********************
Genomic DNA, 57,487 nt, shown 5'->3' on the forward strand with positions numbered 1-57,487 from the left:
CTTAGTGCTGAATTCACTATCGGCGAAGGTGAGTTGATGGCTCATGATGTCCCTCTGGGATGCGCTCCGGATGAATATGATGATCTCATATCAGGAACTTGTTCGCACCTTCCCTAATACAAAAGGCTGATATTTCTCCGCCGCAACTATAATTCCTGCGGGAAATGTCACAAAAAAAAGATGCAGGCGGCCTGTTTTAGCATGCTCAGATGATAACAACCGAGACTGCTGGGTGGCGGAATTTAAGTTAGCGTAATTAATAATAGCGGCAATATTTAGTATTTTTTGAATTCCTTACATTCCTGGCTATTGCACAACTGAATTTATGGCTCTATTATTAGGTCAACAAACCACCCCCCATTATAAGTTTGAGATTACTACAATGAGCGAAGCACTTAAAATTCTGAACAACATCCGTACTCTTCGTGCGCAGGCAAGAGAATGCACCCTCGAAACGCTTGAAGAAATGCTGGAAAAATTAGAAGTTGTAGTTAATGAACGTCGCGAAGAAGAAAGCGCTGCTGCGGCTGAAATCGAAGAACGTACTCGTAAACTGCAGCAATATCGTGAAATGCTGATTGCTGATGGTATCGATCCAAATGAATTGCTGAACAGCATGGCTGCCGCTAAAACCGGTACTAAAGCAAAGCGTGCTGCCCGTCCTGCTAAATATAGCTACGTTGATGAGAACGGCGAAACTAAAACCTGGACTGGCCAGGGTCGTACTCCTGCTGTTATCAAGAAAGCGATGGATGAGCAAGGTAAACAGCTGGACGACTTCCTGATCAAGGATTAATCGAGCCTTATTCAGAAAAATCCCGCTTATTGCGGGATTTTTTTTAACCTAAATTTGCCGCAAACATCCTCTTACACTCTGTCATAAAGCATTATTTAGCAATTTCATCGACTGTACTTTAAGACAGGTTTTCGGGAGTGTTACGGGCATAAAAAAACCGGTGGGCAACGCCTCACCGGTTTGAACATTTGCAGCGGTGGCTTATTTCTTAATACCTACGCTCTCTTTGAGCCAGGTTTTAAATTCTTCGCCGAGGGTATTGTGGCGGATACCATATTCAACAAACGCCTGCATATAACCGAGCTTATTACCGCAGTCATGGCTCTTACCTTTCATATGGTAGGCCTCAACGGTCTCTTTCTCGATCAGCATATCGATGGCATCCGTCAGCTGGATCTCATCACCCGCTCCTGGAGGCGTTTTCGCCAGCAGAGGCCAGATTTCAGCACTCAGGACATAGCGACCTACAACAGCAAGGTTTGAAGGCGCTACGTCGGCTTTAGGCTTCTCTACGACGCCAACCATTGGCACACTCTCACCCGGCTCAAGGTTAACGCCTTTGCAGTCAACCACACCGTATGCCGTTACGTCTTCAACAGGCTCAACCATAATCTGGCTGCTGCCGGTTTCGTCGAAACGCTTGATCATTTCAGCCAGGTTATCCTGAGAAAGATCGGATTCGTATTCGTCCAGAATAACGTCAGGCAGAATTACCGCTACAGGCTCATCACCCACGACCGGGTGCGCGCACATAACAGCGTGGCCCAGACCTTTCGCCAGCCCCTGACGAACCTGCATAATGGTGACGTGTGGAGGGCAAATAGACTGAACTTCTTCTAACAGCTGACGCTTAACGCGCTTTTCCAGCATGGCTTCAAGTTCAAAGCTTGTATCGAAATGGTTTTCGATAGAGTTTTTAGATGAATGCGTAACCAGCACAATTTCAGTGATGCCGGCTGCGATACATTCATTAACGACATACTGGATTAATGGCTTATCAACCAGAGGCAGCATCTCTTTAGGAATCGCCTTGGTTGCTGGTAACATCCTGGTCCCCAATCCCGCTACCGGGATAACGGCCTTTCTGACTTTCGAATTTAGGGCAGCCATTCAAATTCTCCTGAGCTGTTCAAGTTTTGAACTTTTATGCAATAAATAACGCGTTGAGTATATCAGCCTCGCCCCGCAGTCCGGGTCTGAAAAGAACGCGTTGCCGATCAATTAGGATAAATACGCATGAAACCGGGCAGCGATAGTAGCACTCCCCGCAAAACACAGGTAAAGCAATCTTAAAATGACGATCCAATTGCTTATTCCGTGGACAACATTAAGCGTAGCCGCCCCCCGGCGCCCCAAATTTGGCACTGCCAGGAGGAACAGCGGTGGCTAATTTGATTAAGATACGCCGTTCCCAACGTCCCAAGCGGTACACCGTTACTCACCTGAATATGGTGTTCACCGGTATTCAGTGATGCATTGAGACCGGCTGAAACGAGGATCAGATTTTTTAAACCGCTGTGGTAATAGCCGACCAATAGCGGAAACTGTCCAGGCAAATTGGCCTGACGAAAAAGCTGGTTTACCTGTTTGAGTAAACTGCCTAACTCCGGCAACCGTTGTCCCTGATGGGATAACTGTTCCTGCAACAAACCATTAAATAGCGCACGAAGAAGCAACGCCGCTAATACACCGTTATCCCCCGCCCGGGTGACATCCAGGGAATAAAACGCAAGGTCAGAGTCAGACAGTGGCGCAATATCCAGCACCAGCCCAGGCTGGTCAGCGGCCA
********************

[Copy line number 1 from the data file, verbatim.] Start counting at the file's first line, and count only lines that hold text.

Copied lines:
Genomic DNA, 57,487 nt, shown 5'->3' on the forward strand with positions numbered 1-57,487 from the left: